What do the Government’s revised superannuation changes mean for you?

October 11th, 2016 by
Superannuation changes

The revised superannuation reforms have recently been announced. Nathan Yii, Principal Lawyer & SMSF Advisor of Nathan Yii Lawyers, spoke to Insights regarding the reforms. He is also delivering an intensive superannuation course for the College of Law in November 2016 and March 2017.

“The proposed changes will affect all Australians – some individuals will be worse off but others will be better off. Some might not even be bothered,” said Yii. “High net worth individuals who have higher balances in superannuation are likely to feel the pinch more as the changes either restrict them making contributions to superannuation or reduce the tax-breaks which were available in previous years.”

Practitioner Profile: Christopher Hill-Smith, Principal, Appleton Law

May 17th, 2016 by

Insights recently spoke with Christopher Hill-Smith, who founded Newcastle-based law firm Appleton Law after completing his LLM (Applied Law) majoring in Wills and Estates with the College of Law. Hill-Smith talked to Insights regarding his reasons for specialising in wills and estates, the benefits of obtaining his Masters through the College of Law, and the advice he had for those interested in striking out into succession, wills and estates law.

Fate of Digital Assets: What happens to your digital self when you die?

April 19th, 2016 by
Digital Assets

We live the vast part of our lives online and via digital devices. Banking, shopping, socialising, working – all are enabled by cloud storage accounts, smart phone apps, laptops and desktops, and secure websites, many of which are password-encrypted.

While it’s common knowledge one should prepare a will for one’s physical assets, what do you do with your less tangible digital assets – like Facebook logins, PayPal passwords, or Google Drive access?

To explore this issue, Insights spoke with Natalie Darcy, Adjunct Lecturer at the College of Law.

Celebrating 100 Years of Family Provision Law in NSW

February 3rd, 2015 by
Family Provision

2015 marks the 100th anniversary of the commencement of family provision legislation in NSW. A relatively late adopter of the law, NSW has come a long way towards embracing different family dynamics since its origin a century ago. Its evolution in the state has been steady but varied, and its progress reflects the changing social attitudes of our society.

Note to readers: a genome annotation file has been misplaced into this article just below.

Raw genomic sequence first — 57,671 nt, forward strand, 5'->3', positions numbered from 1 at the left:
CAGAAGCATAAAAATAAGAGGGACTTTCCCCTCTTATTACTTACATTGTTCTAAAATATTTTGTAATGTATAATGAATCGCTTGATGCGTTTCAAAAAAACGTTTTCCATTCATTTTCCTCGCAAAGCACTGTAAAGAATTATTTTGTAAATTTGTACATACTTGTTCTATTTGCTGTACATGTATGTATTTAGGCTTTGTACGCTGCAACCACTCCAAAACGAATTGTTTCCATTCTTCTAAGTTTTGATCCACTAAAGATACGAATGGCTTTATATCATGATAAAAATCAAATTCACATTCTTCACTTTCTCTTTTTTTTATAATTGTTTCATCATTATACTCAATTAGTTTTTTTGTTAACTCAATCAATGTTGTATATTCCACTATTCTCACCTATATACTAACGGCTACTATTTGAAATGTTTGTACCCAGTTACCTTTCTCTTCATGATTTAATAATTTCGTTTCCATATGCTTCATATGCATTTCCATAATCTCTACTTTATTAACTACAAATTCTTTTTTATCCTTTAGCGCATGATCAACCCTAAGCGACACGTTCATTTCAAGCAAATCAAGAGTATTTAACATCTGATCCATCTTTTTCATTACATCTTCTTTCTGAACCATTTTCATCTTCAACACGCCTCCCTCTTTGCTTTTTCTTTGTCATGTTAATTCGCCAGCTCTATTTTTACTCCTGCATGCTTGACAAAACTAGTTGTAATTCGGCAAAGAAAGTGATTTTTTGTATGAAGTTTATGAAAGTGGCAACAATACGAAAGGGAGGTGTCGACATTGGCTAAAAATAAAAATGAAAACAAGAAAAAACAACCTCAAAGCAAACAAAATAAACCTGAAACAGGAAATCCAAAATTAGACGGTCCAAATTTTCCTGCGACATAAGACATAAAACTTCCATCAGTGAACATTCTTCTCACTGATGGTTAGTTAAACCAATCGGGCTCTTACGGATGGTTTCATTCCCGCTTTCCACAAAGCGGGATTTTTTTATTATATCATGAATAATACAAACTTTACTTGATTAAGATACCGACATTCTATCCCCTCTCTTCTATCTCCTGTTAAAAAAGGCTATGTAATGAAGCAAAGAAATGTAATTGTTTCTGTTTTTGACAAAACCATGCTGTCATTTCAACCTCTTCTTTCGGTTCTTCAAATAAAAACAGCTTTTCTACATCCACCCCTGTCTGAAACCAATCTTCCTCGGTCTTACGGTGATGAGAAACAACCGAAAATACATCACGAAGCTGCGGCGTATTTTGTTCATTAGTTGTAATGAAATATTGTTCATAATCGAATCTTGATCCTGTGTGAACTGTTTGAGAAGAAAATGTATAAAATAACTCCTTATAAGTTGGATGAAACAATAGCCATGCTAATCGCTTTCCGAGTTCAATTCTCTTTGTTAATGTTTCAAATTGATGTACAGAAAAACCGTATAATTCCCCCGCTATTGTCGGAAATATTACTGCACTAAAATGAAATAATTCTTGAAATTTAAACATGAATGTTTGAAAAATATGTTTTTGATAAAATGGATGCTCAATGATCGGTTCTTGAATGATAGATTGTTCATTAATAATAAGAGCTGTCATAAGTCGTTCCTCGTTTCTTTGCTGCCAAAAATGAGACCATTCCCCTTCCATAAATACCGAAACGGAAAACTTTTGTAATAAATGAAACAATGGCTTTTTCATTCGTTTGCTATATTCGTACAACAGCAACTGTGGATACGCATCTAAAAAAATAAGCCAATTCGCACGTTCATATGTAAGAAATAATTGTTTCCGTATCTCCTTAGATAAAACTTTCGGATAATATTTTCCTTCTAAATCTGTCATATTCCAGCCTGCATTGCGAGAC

Power of Will – How not to be an Average Wills and Estates Lawyer

December 2nd, 2014 by
Wills and Estates Lawyer

Nobody wants one, but everybody needs one. Wills and estates lawyers serve an invaluable purpose in our society – yet between familial disputes over a dead relative’s estate, the pressures of interpreting a client’s wishes, and the emotional implications of dealing with life and death, a career in wills and estates can be a challenge. Fortunately, Insights has compiled advice from some leading Wills and Estates experts to ensure your time as a wills and estates lawyer will be one for the headlines, not the obituaries.

College Award Winners Spring to Victory

October 30th, 2014 by
Amy Evans

Last week the College of Law hosted its Spring 2014 Academic Awards Ceremony, conferring degrees and diplomas upon 65 graduates of the Applied Law programs. While everyone was a star that night, there were two graduating students who stood out: Amy Evans, who took home the Best Graduating Student Prize in the Master of Laws (Applied Law) majoring in In-house Practice; and Michael Eyers, bagging the de Groots Prize for the Best Graduating Student in the Master of Laws (Applied Law) majoring in Wills and Estates.

How to better utilise the right of trustees to seek judicial advice

December 6th, 2013 by

Executors and administrators and other trustees, unlike the rest of us mere mortals, enjoy certain special privileges in our legal system. One of these is the right to apply to the Supreme Court under section 63 of the Trustee Act 1925 (NSW) for ‘an opinion, advice or direction on any question respecting the management or administration of the trust property, or respecting the interpretation of the trust instrument’.